One of the greatest fears that those in their advancing years and the ones who love them face is late-life cognitive decline. There are normal age-related changes that are sometimes hard to detect and leave the one affected still able to perform the everyday activities of life.
And then there is mild cognitive impairment—a stage in cognitive decline in which memory, language, thinking, and judgment have declined to the point that the one affected and their friends and family have noticed some impairment, but it is not severe enough to interfere with the day-to-day tasks of life. At this stage, some will get better, some will remain at this level, and others will progress to dementia. Once this stage is reached, they can no longer perform the daily tasks of living without assistance.
Knowing the risks associated with cognitive decline can help you and your family make good decisions regarding lifestyle. While there are no guarantees in life, knowing you’ve done all you can to minimize the risks will leave you sleeping a little easier.
The Sydney Memory and Ageing Study followed 889 community-dwelling participants for 2 years. Their ages were anywhere from 70 to 90. They found that all showed some measure of cognitive decline and 14 percent of the participants developed mild cognitive impairment or dementia. Some of the risk factors proved to be age, history of depression, coronary artery disease, arthritis, and stroke.
The National Institute on Aging has reported additional risk factors beyond these diseases. They include some medications, smoking, excessive alcohol intake, isolation, insomnia, poor diet and lack of exercise.
Minimizing the Risks
Help your parent live the best life possible by setting up a lifestyle plan that minimizes the risks for cognitive decline. Join in and help your parent succeed by being a good example and incorporating the changes in your life as well as theirs.
Make a list of your parent’s medications and over-the-counter remedies and bring it to their pharmacist. Ask them to look it over for any drug interactions or medications that could contribute to cognitive decline. There are often alternatives, a change in dose, or time of day taken that can help minimize the effects.
Smoking increases the risk of heart attack, stroke, and lung disease. Studies have shown that even in mid-life, smoking 20 or more cigarettes per day leads to cognitive impairment. If your parent smokes, help them stop. SmokeFree 60+ is a government sponsored website that provides tips, tools and online support for seniors.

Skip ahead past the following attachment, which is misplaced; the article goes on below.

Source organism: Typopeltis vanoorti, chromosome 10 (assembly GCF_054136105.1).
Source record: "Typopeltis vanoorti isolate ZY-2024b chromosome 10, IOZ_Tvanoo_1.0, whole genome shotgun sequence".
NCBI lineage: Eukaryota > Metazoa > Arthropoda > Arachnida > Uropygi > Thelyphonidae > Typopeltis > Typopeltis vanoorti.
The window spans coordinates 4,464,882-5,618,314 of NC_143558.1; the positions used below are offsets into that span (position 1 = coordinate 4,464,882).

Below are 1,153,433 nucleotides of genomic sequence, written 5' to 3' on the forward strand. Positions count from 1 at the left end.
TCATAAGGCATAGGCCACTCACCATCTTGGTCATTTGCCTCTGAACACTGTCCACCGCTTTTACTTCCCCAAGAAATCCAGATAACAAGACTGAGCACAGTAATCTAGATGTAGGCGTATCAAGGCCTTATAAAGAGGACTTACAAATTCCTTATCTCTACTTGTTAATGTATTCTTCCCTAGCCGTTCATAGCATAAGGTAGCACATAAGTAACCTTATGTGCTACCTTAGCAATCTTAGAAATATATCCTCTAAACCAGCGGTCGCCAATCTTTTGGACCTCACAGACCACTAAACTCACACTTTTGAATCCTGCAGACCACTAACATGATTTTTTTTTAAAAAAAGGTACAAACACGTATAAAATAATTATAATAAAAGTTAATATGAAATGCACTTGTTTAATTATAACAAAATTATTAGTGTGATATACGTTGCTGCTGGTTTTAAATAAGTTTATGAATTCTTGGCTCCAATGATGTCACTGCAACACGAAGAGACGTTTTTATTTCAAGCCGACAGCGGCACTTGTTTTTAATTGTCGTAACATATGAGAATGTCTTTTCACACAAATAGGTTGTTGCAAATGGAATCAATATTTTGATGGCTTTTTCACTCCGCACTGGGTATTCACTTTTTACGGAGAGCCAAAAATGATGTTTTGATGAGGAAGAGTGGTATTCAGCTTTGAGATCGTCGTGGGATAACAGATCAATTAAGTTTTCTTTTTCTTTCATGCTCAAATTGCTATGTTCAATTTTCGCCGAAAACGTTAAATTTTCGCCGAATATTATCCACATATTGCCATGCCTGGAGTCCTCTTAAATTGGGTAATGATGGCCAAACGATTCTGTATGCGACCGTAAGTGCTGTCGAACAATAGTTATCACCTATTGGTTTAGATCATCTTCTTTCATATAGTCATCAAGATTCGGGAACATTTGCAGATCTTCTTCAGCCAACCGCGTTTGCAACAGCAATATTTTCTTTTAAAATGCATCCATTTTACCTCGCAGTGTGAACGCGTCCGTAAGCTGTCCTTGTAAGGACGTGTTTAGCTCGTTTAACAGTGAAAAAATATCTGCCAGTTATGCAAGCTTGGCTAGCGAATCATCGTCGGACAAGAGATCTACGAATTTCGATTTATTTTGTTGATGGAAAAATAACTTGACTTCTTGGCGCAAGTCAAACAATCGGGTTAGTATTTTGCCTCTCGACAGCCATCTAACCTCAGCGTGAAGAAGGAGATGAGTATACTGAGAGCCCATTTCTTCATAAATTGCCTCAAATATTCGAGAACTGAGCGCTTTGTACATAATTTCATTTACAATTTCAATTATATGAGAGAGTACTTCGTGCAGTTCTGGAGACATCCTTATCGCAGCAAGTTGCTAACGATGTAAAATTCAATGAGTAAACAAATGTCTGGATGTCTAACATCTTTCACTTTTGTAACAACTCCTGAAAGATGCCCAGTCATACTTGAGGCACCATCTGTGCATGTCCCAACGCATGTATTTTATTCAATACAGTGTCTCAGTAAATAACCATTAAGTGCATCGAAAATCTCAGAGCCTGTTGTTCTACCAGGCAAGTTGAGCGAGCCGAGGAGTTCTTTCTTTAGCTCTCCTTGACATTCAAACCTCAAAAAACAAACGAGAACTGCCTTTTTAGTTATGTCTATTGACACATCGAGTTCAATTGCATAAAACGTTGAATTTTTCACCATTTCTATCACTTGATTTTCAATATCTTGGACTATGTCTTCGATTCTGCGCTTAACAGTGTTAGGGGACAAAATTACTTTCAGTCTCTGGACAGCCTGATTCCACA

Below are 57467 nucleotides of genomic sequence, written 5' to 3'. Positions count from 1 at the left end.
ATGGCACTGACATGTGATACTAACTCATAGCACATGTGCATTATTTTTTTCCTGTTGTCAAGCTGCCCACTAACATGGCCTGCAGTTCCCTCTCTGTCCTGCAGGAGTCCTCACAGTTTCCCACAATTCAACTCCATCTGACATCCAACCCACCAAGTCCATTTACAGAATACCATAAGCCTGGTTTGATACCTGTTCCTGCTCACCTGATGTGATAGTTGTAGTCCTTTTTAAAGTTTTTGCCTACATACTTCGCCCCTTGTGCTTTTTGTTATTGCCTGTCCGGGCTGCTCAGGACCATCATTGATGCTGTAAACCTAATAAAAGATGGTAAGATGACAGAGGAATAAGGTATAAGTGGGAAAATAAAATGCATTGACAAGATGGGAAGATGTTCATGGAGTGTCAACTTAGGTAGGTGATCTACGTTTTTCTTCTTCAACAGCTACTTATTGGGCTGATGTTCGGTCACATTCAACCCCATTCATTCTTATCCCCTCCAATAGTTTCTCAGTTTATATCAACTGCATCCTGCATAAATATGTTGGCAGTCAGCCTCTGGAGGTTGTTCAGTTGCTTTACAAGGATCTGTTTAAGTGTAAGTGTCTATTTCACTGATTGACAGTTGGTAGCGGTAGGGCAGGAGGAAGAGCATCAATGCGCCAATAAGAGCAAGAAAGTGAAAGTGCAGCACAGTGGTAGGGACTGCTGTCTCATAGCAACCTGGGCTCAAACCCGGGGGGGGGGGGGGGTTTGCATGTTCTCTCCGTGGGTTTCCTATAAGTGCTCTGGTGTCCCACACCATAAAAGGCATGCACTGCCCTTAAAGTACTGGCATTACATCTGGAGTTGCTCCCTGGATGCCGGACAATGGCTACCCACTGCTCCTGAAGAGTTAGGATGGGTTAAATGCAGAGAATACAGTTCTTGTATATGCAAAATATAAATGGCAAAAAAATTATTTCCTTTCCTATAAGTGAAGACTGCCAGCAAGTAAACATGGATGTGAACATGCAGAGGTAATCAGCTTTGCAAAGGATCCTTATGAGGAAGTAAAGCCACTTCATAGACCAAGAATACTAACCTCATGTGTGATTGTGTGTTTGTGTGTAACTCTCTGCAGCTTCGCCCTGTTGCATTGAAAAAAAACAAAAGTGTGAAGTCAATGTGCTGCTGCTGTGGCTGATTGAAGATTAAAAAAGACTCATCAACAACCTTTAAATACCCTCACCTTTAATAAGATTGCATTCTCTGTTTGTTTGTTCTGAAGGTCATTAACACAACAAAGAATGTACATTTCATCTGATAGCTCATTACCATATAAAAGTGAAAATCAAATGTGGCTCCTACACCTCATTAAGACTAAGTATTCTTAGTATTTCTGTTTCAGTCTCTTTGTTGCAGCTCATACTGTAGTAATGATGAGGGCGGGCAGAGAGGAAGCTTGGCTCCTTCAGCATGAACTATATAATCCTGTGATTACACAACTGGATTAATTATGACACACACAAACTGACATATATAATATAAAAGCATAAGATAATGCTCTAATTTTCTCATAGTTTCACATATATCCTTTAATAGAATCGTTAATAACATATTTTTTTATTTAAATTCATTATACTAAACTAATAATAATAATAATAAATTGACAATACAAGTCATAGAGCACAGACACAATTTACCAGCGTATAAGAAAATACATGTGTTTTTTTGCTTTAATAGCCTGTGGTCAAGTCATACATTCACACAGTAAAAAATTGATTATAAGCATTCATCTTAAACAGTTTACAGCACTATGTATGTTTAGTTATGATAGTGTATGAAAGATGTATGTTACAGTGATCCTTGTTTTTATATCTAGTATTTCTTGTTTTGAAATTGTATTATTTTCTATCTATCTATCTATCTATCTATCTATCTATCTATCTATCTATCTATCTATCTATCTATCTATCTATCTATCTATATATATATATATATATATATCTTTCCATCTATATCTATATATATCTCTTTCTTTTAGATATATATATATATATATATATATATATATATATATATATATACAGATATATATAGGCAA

As people age, they become more sensitive to the effects of alcohol. In addition, they often are taking multiple medications, many of which should not be mixed with alcohol. Provide your parent with substitutes such as sparkling water with a dash of lemon or lime or herbal teas and, if they drink, try to limit their intake to a glass of wine with dinner. If they appear to have a problem, consult their primary health care provider.
Eating right and exercising are good for just about anything that ails you including the brain. If there is work to be done in this area, consider starting slow and building up. Add fruits and vegetables and a 10-minute walk a day and progress from there.
Senior Care Provider
Loneliness has been linked to a higher risk of developing dementia. A senior care provider can not only assist with everyday activities, they can also prepare healthy meals, accompany your parent on their daily walk and provide the companionship that contributes to a healthy mind and body.
If you or an aging loved one are considering homecare in Alexandria, VA, contact the caring staff at Access Home Care Inc. Proudly Serving Northern Virginia and Surroundings for over 12 years. Call Us: (703) 765-9350
“My desire to enter into nursing started when one of my older sisters died of kidney disease due to lack of care. At age 15, I decided to enter into nursing so that I could provide quality care to patients.Upon arrival in United States at 21 years of age, I enrolled in T.C Willliams School of Practical Nursing while working as a nursing assistant at a nursing home. I also worked as a part-time home health aide to take of the elderly. After completion of my practical nurse education, I worked in geriatric psychiatry unit at Dominion Hospital and Arlington Correctional facility mental health unit.
I completed Marymount University in 2001 and entered into Home Care as a field case manager.
I held that position for 2 years and as an Administrator, and for another 2 years until Access Home Care was found in 2004."
Today, Access Home Care has over 300 employees and 286 clients.